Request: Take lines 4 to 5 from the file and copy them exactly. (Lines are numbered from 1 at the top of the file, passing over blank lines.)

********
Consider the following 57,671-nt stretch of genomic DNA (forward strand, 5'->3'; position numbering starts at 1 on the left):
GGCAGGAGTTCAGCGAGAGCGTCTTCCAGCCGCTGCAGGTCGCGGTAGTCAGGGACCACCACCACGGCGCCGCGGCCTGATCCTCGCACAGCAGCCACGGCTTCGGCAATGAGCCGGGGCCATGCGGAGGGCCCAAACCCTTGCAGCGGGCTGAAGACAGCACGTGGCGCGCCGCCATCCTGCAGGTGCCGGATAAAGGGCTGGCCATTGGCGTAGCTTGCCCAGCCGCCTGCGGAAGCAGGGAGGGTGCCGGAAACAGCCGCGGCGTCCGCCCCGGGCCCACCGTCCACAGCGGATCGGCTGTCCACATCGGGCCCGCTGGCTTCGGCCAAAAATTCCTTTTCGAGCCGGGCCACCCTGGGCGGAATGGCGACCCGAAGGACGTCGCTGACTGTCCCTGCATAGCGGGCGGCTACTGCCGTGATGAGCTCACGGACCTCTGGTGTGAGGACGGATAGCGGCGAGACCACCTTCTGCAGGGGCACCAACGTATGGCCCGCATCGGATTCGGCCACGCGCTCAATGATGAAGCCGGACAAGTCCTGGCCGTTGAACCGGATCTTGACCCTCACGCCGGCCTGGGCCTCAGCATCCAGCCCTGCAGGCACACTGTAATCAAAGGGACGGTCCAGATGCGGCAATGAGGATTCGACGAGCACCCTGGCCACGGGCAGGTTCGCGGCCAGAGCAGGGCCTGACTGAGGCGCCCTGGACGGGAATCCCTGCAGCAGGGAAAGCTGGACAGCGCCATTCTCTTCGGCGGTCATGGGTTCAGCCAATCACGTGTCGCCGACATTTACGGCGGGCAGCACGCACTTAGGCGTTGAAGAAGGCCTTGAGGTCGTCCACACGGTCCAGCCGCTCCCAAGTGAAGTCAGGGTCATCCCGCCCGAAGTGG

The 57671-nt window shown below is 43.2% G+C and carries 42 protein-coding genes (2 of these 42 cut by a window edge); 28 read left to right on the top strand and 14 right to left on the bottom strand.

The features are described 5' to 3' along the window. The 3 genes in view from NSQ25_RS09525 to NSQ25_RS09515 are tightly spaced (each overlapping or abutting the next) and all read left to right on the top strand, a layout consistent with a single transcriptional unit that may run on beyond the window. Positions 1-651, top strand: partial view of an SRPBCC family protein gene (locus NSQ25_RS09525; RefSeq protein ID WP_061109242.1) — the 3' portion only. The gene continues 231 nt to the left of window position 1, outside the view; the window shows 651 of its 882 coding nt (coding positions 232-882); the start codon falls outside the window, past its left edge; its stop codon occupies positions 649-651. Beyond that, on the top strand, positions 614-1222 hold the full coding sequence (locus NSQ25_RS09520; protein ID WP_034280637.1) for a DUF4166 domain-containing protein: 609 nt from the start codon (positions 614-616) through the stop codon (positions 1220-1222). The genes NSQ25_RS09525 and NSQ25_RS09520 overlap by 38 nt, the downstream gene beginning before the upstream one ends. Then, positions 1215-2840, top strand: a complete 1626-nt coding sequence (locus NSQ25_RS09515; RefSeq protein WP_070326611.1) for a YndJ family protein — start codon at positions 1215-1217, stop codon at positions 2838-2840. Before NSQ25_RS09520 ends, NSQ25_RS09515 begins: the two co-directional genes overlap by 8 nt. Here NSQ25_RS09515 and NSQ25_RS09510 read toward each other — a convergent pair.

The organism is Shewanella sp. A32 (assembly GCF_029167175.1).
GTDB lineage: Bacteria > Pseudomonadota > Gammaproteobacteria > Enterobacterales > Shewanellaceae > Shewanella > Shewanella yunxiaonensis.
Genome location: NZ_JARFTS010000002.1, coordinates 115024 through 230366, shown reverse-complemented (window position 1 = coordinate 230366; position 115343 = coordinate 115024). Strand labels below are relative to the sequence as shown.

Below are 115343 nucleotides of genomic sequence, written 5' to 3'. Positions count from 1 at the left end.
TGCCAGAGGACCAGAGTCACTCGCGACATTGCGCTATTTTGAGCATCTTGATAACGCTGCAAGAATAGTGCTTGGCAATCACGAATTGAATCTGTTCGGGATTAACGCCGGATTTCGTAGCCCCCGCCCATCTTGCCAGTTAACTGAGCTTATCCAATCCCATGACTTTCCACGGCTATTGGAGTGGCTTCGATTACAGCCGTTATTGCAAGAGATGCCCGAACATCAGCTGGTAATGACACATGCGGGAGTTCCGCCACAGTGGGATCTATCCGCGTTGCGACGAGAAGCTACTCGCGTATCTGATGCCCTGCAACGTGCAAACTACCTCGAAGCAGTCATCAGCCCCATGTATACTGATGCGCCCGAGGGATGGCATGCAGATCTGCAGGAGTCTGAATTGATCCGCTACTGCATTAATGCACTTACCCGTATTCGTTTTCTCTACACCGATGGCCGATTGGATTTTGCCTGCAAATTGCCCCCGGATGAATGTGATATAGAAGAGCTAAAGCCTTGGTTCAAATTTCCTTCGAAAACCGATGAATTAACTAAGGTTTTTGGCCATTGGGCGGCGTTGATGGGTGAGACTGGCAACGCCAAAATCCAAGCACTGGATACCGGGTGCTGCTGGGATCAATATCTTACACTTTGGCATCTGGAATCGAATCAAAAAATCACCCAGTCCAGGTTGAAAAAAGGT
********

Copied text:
The features are described 5' to 3' along the window. The 3 genes in view from NSQ25_RS09525 to NSQ25_RS09515 are tightly spaced (each overlapping or abutting the next) and all read left to right on the top strand, a layout consistent with a single transcriptional unit that may run on beyond the window. Positions 1-651, top strand: partial view of an SRPBCC family protein gene (locus NSQ25_RS09525; RefSeq protein ID WP_061109242.1) — the 3' portion only. The gene continues 231 nt to the left of window position 1, outside the view; the window shows 651 of its 882 coding nt (coding positions 232-882); the start codon falls outside the window, past its left edge; its stop codon occupies positions 649-651. Beyond that, on the top strand, positions 614-1222 hold the full coding sequence (locus NSQ25_RS09520; protein ID WP_034280637.1) for a DUF4166 domain-containing protein: 609 nt from the start codon (positions 614-616) through the stop codon (positions 1220-1222). The genes NSQ25_RS09525 and NSQ25_RS09520 overlap by 38 nt, the downstream gene beginning before the upstream one ends. Then, positions 1215-2840, top strand: a complete 1626-nt coding sequence (locus NSQ25_RS09515; RefSeq protein WP_070326611.1) for a YndJ family protein — start codon at positions 1215-1217, stop codon at positions 2838-2840. Before NSQ25_RS09520 ends, NSQ25_RS09515 begins: the two co-directional genes overlap by 8 nt. Here NSQ25_RS09515 and NSQ25_RS09510 read toward each other — a convergent pair.

The organism is Shewanella sp. A32 (assembly GCF_029167175.1).